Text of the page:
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Andy Hardy's Private Secretary


JoeMastro
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In Alicia Malone's opening comments on this movie, she comments on the main characters and states that Andy's father, Judge Hardy,  is played by Lewis "Mile"stone.  Er, afraid not Alicia, he is played by Lewis Stone...you missed this one by a "mile" :) 

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11 hours ago, JoeMastro said:

In Alicia Malone's opening comments on this movie, she comments on the main characters and states that Andy's father, Judge Hardy,  is played by Lewis "Mile"stone.  Er, afraid not Alicia, he is played by Lewis Stone...you missed this one by a "mile" :) 

It appears you just couldn't remain (all) quiet (on the western front) about this mistake of Alicia's here, eh Joe?! ;)

(...yeah yeah, I know...ain't I the clever one here too, huh)

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3 minutes ago, sewhite2000 said:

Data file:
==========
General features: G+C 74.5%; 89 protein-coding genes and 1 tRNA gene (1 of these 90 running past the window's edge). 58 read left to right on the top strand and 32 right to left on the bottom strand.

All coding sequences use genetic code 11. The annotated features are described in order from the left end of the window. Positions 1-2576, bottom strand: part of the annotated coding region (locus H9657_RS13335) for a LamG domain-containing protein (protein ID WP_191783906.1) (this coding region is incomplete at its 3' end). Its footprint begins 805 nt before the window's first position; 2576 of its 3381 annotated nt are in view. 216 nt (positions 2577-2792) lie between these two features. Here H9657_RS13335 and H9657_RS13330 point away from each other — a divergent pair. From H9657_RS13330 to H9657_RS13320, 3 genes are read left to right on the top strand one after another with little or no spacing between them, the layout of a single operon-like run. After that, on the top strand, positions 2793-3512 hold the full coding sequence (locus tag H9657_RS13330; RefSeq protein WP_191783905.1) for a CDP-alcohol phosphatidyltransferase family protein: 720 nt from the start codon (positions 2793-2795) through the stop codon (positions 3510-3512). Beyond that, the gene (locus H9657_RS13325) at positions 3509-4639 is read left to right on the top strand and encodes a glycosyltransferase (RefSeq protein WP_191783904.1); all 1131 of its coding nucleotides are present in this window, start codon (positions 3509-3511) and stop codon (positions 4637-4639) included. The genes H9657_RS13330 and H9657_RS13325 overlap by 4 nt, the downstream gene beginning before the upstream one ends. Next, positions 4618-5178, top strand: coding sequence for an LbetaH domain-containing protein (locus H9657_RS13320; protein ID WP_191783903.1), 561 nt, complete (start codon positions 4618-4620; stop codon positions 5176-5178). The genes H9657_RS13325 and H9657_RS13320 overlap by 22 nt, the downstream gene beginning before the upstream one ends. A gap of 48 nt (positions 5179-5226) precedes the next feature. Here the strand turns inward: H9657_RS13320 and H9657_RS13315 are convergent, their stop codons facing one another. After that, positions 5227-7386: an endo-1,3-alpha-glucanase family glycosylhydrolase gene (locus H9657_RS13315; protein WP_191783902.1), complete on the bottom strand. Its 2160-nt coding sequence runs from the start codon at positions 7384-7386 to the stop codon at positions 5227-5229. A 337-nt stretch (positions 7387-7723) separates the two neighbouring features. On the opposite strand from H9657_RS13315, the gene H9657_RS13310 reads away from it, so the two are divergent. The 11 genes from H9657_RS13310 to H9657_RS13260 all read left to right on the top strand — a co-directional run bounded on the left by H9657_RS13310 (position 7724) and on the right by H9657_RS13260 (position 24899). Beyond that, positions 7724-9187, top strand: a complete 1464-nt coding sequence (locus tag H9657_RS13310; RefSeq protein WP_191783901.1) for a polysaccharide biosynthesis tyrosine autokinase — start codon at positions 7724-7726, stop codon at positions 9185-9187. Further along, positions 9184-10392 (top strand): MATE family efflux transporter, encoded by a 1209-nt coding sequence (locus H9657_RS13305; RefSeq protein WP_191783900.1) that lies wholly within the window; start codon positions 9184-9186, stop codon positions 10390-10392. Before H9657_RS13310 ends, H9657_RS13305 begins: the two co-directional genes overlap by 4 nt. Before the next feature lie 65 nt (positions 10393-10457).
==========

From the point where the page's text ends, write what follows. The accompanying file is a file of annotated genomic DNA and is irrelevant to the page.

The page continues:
As Dargo alludes to, Milestone was the director of that early Best Picture-winning war flick. It was an u;nderstandable screw-up, and I'm willing to cut her some slack. It may have read "Milestone" on the cue cards.

Well, not to split hairs here sewhite, but I think you really meant to say "that early Best Picture-winning ANTI-war flick" here, now didn't ya.  ;)

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12 hours ago, mabelnormand1930 said:

I didn't pick that up. The Andy hardy movies are so enjoyable. Mickey Rooney was perfect for the part. 

Haven't seen this one yet but I have slowly dug into this series as TCM seems to play them frequently.  Actually in the middle of Blonde Trouble now...

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What I wondered about is if MGM had to pay the Lewis Stone's estate for the use of his image in the film Andy Hardy Comes Home.      

While researching this I found out how Stone died of a heart attack:   (Wiki):